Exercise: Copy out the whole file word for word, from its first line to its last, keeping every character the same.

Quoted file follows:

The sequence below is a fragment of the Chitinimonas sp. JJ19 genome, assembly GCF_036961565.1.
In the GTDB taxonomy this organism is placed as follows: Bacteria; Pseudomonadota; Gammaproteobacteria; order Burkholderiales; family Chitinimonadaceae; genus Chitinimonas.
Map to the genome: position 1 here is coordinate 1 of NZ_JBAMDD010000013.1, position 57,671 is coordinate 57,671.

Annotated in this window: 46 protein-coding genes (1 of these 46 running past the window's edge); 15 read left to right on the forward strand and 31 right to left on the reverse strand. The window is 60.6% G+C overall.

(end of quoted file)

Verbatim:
The sequence below is a fragment of the Chitinimonas sp. JJ19 genome, assembly GCF_036961565.1.
In the GTDB taxonomy this organism is placed as follows: Bacteria; Pseudomonadota; Gammaproteobacteria; order Burkholderiales; family Chitinimonadaceae; genus Chitinimonas.
Map to the genome: position 1 here is coordinate 1 of NZ_JBAMDD010000013.1, position 57,671 is coordinate 57,671.

Annotated in this window: 46 protein-coding genes (1 of these 46 running past the window's edge); 15 read left to right on the forward strand and 31 right to left on the reverse strand. The window is 60.6% G+C overall.